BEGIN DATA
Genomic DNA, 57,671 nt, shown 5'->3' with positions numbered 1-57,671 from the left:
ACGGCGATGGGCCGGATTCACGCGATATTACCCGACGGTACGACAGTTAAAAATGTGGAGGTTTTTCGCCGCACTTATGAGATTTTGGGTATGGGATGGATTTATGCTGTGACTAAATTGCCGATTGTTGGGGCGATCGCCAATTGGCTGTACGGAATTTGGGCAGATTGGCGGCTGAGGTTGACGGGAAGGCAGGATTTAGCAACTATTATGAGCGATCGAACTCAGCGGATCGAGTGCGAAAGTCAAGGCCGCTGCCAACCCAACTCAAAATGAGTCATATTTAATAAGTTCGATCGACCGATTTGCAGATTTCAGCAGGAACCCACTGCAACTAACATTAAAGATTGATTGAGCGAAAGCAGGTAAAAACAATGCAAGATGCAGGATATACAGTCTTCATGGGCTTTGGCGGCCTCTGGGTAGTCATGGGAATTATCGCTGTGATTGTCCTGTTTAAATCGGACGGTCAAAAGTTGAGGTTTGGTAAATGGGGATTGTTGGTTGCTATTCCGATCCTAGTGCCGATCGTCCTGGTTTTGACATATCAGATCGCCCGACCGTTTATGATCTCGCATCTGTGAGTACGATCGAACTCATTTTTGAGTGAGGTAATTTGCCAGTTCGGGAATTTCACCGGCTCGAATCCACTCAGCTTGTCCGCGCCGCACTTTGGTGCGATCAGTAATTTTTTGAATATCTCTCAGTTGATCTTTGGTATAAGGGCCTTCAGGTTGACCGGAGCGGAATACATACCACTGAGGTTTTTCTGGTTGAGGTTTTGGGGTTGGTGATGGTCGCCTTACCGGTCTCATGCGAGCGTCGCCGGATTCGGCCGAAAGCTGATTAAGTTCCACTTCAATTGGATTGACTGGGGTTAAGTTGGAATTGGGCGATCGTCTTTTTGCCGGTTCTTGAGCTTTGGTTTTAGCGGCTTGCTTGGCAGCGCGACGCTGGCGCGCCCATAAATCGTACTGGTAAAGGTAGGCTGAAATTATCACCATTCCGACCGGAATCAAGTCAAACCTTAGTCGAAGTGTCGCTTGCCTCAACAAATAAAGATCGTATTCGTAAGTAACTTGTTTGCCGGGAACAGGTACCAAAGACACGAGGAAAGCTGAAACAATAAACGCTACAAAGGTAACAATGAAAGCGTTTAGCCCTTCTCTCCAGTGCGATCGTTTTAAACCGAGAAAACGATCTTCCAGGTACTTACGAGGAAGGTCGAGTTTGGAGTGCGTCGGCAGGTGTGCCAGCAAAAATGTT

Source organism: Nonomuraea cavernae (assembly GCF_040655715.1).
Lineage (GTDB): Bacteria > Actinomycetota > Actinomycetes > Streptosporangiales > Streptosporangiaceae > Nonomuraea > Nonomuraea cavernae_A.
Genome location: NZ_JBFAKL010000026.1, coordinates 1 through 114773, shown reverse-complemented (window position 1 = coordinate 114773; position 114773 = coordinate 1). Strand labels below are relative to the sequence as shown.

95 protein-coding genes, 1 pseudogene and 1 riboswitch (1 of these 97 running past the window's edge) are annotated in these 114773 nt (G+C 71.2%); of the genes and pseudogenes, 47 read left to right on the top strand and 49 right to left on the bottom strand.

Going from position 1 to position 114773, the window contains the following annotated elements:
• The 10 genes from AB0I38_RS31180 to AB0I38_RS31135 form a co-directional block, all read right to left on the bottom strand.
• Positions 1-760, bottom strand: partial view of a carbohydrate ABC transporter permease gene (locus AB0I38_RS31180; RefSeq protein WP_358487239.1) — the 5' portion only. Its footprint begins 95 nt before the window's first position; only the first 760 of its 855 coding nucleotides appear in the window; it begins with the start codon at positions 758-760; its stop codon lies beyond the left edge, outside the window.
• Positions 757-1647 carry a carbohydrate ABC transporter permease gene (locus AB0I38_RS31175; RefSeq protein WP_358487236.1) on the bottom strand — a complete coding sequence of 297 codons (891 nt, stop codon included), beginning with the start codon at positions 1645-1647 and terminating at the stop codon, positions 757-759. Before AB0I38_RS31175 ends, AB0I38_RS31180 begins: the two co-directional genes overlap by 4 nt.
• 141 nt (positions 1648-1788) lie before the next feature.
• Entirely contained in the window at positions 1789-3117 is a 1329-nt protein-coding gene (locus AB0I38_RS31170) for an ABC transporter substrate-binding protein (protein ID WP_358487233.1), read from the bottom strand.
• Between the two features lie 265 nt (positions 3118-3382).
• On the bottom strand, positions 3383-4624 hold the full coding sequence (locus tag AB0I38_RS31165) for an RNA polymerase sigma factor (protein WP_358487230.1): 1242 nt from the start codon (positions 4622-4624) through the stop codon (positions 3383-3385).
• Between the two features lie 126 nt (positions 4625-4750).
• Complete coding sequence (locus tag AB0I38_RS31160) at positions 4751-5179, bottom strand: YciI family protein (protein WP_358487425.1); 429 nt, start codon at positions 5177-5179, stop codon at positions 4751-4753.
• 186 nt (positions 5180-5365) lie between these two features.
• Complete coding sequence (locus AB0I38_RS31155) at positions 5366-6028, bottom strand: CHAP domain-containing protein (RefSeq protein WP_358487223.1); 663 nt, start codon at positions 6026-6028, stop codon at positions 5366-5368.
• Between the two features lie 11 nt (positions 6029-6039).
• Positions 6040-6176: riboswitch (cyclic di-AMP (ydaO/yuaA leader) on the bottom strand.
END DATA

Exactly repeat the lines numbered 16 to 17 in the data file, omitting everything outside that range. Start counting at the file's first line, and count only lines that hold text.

• Complete coding sequence (locus tag AB0I38_RS31160) at positions 4751-5179, bottom strand: YciI family protein (protein WP_358487425.1); 429 nt, start codon at positions 5177-5179, stop codon at positions 4751-4753.
• 186 nt (positions 5180-5365) lie between these two features.